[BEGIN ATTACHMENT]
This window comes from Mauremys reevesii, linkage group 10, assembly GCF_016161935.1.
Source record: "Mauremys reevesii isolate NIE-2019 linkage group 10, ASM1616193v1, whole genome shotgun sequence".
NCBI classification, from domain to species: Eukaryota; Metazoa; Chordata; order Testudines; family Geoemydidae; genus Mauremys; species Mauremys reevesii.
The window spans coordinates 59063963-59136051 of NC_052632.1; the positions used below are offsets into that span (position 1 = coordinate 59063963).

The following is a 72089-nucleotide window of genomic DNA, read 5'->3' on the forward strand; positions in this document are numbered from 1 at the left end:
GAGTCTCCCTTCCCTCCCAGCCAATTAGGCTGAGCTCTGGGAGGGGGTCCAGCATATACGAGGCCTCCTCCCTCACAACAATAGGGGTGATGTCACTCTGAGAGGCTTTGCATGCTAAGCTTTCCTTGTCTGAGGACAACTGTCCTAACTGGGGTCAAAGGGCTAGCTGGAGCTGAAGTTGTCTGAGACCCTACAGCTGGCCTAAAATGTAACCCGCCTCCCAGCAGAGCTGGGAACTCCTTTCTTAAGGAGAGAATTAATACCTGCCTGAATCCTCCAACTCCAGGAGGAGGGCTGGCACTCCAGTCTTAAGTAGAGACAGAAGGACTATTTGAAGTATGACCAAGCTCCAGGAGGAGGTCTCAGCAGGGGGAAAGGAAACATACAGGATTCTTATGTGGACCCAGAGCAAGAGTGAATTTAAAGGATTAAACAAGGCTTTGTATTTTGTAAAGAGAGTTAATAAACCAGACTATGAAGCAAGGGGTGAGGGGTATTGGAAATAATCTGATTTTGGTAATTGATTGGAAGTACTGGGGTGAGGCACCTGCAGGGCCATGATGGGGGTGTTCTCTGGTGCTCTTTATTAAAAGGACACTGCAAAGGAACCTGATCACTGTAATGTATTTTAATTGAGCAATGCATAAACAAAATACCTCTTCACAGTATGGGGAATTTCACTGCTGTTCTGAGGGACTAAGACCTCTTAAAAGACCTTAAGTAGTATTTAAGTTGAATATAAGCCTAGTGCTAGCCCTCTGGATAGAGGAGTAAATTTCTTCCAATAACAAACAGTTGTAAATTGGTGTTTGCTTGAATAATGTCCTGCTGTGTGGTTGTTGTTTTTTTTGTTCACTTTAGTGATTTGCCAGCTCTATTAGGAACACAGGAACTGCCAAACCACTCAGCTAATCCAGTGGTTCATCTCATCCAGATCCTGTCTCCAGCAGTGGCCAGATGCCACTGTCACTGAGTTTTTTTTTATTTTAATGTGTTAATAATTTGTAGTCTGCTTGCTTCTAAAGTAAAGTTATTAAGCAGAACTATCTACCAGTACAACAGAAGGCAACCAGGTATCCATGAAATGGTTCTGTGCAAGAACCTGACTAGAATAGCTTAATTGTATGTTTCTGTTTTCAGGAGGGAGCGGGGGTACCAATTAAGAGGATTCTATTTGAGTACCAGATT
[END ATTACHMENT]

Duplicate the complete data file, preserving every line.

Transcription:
This window comes from Mauremys reevesii, linkage group 10, assembly GCF_016161935.1.
Source record: "Mauremys reevesii isolate NIE-2019 linkage group 10, ASM1616193v1, whole genome shotgun sequence".
NCBI classification, from domain to species: Eukaryota; Metazoa; Chordata; order Testudines; family Geoemydidae; genus Mauremys; species Mauremys reevesii.
The window spans coordinates 59063963-59136051 of NC_052632.1; the positions used below are offsets into that span (position 1 = coordinate 59063963).

The following is a 72089-nucleotide window of genomic DNA, read 5'->3' on the forward strand; positions in this document are numbered from 1 at the left end:
GAGTCTCCCTTCCCTCCCAGCCAATTAGGCTGAGCTCTGGGAGGGGGTCCAGCATATACGAGGCCTCCTCCCTCACAACAATAGGGGTGATGTCACTCTGAGAGGCTTTGCATGCTAAGCTTTCCTTGTCTGAGGACAACTGTCCTAACTGGGGTCAAAGGGCTAGCTGGAGCTGAAGTTGTCTGAGACCCTACAGCTGGCCTAAAATGTAACCCGCCTCCCAGCAGAGCTGGGAACTCCTTTCTTAAGGAGAGAATTAATACCTGCCTGAATCCTCCAACTCCAGGAGGAGGGCTGGCACTCCAGTCTTAAGTAGAGACAGAAGGACTATTTGAAGTATGACCAAGCTCCAGGAGGAGGTCTCAGCAGGGGGAAAGGAAACATACAGGATTCTTATGTGGACCCAGAGCAAGAGTGAATTTAAAGGATTAAACAAGGCTTTGTATTTTGTAAAGAGAGTTAATAAACCAGACTATGAAGCAAGGGGTGAGGGGTATTGGAAATAATCTGATTTTGGTAATTGATTGGAAGTACTGGGGTGAGGCACCTGCAGGGCCATGATGGGGGTGTTCTCTGGTGCTCTTTATTAAAAGGACACTGCAAAGGAACCTGATCACTGTAATGTATTTTAATTGAGCAATGCATAAACAAAATACCTCTTCACAGTATGGGGAATTTCACTGCTGTTCTGAGGGACTAAGACCTCTTAAAAGACCTTAAGTAGTATTTAAGTTGAATATAAGCCTAGTGCTAGCCCTCTGGATAGAGGAGTAAATTTCTTCCAATAACAAACAGTTGTAAATTGGTGTTTGCTTGAATAATGTCCTGCTGTGTGGTTGTTGTTTTTTTTGTTCACTTTAGTGATTTGCCAGCTCTATTAGGAACACAGGAACTGCCAAACCACTCAGCTAATCCAGTGGTTCATCTCATCCAGATCCTGTCTCCAGCAGTGGCCAGATGCCACTGTCACTGAGTTTTTTTTTATTTTAATGTGTTAATAATTTGTAGTCTGCTTGCTTCTAAAGTAAAGTTATTAAGCAGAACTATCTACCAGTACAACAGAAGGCAACCAGGTATCCATGAAATGGTTCTGTGCAAGAACCTGACTAGAATAGCTTAATTGTATGTTTCTGTTTTCAGGAGGGAGCGGGGGTACCAATTAAGAGGATTCTATTTGAGTACCAGATT